DES MOINES – Democratic gubernatorial candidate Tyler Olson says he is scaling back his campaign schedule to focus on family matters as he and his wife work through divorce proceedings.
“I am saddened to announce today that my wife, Sarah, and I are separating,” Olson said in a statement Monday. “This decision was made only after significant discussion and professional support to deal with the issues facing our marriage. We are working through divorce proceedings but remain friends whose No. 1 priority is the happiness and well being of our children.”
The Cedar Rapids representative, who made his young family a centerpiece of his campaign, said the situation is a personal matter but he felt it was necessary to make a public acknowledgement given that he is a candidate for his political party’s 2014 gubernatorial nomination. Olson, who met his wife while volunteering on the campaign of a Cedar Rapids legislative candidate, was first elected to the Iowa House in 2006. The couple has two children.
Olson, 37, said he remains a candidate for governor but he is scaling back his campaign events for the remainder of the year “to focus on my family and helping them through this transition.”
“I am deeply committed to this race for governor, as I believe Iowans will have greater opportunity with a governor with a strong, positive vision for the future,” Olson said in his statement. “I plan to resume my campaign after the holidays.”
Olson said the decision about whether to continue the race was complicated, starting with the needs of his children and his belief Iowans will have greater opportunity with a new perspective in Terrace Hill.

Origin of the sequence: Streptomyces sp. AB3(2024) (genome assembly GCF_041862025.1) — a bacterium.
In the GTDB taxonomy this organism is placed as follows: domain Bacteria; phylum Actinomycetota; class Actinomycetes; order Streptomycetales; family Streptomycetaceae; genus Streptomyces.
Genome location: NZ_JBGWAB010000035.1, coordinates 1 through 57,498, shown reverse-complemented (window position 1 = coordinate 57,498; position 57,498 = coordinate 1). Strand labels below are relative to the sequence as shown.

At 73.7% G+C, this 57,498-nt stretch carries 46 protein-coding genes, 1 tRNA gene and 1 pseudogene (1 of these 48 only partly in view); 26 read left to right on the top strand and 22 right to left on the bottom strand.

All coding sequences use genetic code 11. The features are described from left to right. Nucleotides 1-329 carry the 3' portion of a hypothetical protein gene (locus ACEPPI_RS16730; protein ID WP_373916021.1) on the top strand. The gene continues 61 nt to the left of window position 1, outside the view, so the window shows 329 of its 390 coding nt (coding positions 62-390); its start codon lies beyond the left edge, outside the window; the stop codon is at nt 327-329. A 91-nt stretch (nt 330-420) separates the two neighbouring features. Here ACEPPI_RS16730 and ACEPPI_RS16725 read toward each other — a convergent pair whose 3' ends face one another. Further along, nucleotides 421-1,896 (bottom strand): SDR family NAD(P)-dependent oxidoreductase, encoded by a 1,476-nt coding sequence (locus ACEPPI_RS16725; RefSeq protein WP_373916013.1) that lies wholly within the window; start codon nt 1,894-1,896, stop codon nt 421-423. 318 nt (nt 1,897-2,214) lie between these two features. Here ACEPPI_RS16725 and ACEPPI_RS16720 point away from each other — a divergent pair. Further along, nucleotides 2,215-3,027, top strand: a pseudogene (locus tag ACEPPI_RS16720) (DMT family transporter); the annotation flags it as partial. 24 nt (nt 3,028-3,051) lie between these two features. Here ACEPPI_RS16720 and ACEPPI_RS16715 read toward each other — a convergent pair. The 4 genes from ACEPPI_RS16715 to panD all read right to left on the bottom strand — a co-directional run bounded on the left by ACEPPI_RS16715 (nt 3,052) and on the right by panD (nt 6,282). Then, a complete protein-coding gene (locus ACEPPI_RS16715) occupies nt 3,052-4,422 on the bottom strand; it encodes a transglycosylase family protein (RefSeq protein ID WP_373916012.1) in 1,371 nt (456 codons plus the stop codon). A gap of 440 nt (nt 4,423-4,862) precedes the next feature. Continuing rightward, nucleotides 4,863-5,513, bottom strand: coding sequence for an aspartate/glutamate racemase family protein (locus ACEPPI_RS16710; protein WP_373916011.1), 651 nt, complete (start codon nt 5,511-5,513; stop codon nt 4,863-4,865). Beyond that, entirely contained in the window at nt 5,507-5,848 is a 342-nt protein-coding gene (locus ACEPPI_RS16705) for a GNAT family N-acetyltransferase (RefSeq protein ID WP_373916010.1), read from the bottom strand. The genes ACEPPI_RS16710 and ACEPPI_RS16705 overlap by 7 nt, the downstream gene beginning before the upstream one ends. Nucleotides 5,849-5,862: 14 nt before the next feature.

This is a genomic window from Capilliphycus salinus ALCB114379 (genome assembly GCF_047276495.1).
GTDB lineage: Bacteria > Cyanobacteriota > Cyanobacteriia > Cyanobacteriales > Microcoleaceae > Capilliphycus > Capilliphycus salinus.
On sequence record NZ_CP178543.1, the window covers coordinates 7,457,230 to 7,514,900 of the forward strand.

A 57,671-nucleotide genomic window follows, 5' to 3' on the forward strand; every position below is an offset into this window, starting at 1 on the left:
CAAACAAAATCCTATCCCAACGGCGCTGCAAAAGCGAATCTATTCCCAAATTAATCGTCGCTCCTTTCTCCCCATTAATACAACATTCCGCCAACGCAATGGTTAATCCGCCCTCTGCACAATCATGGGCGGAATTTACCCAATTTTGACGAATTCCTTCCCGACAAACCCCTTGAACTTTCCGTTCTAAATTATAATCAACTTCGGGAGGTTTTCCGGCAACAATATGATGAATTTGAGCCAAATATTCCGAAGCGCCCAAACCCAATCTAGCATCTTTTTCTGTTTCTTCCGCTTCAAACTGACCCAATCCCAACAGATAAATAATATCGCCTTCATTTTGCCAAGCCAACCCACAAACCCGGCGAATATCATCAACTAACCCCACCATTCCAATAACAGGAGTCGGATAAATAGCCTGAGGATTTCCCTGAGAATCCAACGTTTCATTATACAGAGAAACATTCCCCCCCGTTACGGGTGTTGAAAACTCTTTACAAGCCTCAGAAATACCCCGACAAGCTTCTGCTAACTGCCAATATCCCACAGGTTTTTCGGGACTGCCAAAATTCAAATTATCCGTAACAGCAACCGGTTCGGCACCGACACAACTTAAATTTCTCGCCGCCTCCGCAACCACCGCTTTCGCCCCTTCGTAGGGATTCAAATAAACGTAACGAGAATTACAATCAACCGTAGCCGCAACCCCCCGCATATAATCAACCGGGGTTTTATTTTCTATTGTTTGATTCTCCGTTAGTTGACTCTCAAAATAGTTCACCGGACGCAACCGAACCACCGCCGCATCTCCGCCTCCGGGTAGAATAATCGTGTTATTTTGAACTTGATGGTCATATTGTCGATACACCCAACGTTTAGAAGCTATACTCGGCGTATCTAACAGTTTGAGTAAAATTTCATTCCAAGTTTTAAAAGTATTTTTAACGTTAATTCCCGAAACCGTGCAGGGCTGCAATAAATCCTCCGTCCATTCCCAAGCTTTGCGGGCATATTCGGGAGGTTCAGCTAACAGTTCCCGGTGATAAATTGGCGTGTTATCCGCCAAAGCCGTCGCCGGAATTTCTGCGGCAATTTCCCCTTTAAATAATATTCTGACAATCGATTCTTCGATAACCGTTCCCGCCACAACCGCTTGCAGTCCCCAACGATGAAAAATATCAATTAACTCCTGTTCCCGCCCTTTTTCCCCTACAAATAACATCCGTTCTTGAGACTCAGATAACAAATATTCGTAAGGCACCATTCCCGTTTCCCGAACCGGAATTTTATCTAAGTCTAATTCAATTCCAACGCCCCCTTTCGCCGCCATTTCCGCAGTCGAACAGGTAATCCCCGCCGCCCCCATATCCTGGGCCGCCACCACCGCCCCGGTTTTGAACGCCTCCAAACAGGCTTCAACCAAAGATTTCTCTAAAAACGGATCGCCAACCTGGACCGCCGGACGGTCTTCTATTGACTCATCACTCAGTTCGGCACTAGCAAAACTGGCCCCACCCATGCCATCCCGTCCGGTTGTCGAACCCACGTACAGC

State Treasurer Mike Fitzgerald, a fellow Democrat, said Olson’s announcement caught him by surprise.
“It’s tough. It’s a tough situation. No doubt about it,” said Fitzgerald.
“I don’t know how it will affect the campaign. My heart goes out to him and his wife because that’s a hard thing to go through. A lot of Iowa families have had to do that. Hopefully it can be worked out for the best and move on,” he added.
David Peterson, an Iowa State University political science professor, said an announcement like Olson’s is “a relative rare thing to happen” and is a troubling development from both a personal and a campaign perspective.
“Running for office is hard. It takes a lot of time and energy, and so going through a personal crisis like this is going to detract from that,” Peterson said.
The ISU political scientist said it is difficult to speculate what impact the announcement could have on the four-person primary race not knowing the circumstances or what might transpire going forward. But he said the uncertainty associated with a development like this could prompt some hesitancy in primary voters who are looking to support the candidate with the best chance of defeating Republican Gov. Terry Branstad in the 2014 general election.
“Any Democrat running against Terry Branstad is going to have an uphill fight, and this is not going to make things easier,” Peterson noted.
Sen. Jack Hatch, D-Des Moines, an announced 2014 gubernatorial candidate, issued a statement Monday saying: “This is a private matter and we should all respect the family’s privacy. These matters are always very hard and unpleasant for everyone involved. I wish Rep. Olson, Sarah, and their family the best as they work through this difficult time. I will not have any further comment.”
Democrats Bob Krause of Des Moines and Paul Dahl of Webster City also are competing against Olson and Hatch for their party’s gubernatorial nomination in Iowa’s June 2014 primary.
Branstad’s campaign did not respond to a request for comment.
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